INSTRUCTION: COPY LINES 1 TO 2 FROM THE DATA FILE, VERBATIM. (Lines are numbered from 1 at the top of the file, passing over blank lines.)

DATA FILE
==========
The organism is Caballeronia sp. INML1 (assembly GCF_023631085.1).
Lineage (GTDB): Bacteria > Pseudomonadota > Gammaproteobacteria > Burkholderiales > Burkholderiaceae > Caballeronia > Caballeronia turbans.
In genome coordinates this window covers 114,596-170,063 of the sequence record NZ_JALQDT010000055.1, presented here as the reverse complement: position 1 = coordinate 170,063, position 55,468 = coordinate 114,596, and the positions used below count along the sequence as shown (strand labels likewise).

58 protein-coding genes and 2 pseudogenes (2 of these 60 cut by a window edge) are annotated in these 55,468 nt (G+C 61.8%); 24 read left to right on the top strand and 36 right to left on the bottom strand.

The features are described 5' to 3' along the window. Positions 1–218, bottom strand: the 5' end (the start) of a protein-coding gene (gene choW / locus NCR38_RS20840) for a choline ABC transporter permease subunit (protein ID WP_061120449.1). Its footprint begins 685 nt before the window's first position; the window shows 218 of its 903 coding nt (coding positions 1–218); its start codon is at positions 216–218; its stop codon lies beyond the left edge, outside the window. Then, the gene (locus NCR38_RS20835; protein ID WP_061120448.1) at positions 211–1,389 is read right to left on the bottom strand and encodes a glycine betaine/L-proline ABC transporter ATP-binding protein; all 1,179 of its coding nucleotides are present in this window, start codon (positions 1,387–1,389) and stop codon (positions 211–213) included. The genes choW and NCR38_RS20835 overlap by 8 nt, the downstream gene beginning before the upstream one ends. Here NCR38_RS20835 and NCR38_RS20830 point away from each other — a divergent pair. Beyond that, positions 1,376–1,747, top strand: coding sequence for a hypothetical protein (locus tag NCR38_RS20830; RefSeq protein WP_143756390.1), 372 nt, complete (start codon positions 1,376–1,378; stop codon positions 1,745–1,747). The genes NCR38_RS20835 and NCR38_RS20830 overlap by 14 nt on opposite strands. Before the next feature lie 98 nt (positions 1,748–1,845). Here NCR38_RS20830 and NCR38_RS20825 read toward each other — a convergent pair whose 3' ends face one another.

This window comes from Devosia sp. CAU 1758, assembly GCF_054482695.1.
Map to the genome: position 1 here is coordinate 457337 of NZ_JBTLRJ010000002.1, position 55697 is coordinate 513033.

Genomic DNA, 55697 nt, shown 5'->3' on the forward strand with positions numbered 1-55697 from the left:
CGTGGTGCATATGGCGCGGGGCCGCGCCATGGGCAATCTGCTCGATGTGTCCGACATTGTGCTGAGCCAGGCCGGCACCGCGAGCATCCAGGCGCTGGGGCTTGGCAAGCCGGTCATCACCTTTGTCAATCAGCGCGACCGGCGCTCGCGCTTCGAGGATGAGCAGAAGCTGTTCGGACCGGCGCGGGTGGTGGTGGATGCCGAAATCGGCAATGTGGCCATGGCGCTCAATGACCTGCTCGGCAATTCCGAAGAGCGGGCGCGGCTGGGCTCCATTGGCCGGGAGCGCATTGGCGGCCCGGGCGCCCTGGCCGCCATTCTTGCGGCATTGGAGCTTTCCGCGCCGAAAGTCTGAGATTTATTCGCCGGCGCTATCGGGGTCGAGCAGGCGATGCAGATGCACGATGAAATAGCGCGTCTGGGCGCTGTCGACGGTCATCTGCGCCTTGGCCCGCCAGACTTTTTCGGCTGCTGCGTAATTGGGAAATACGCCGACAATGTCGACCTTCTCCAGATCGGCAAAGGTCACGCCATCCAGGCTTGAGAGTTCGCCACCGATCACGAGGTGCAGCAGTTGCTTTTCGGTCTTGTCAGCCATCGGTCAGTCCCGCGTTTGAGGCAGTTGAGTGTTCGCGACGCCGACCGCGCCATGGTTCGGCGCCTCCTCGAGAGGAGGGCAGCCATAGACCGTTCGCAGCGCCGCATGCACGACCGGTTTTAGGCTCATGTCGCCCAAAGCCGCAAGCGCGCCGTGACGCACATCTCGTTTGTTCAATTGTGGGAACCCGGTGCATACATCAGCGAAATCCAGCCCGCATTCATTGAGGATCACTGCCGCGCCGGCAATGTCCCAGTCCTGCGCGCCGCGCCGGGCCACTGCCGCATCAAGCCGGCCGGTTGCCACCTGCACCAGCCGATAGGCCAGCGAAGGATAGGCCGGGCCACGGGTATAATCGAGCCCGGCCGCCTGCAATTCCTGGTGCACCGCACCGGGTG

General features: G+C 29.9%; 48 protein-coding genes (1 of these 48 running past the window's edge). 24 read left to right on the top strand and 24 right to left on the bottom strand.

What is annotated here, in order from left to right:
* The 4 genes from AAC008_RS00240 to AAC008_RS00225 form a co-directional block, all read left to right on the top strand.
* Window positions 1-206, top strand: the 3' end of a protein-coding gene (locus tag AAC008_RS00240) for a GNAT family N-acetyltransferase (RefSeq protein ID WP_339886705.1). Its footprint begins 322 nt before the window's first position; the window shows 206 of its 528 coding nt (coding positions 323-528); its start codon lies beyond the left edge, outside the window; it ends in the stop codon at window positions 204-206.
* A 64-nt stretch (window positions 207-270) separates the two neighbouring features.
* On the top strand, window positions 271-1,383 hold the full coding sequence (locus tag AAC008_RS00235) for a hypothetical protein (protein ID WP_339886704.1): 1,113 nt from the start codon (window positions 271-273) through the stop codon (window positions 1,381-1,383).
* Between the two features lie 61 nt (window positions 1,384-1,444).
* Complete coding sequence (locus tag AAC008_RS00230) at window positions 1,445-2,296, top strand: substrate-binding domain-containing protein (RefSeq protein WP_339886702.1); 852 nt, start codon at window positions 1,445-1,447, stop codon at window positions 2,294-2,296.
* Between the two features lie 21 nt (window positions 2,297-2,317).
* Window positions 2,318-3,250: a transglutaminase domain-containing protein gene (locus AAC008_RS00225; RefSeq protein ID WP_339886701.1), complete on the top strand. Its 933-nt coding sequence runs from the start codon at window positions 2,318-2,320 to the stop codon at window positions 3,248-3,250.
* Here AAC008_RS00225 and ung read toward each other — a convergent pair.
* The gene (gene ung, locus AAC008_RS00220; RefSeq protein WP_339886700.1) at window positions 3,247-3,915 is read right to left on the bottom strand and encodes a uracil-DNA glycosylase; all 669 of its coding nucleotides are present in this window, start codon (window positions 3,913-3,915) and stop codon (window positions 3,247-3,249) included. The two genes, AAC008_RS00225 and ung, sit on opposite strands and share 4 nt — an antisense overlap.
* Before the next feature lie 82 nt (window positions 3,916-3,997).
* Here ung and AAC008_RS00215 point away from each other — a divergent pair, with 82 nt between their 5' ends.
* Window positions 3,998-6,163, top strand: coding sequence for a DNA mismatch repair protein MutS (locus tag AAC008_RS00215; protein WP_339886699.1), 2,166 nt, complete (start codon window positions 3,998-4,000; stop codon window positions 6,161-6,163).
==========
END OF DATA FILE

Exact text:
The organism is Caballeronia sp. INML1 (assembly GCF_023631085.1).
Lineage (GTDB): Bacteria > Pseudomonadota > Gammaproteobacteria > Burkholderiales > Burkholderiaceae > Caballeronia > Caballeronia turbans.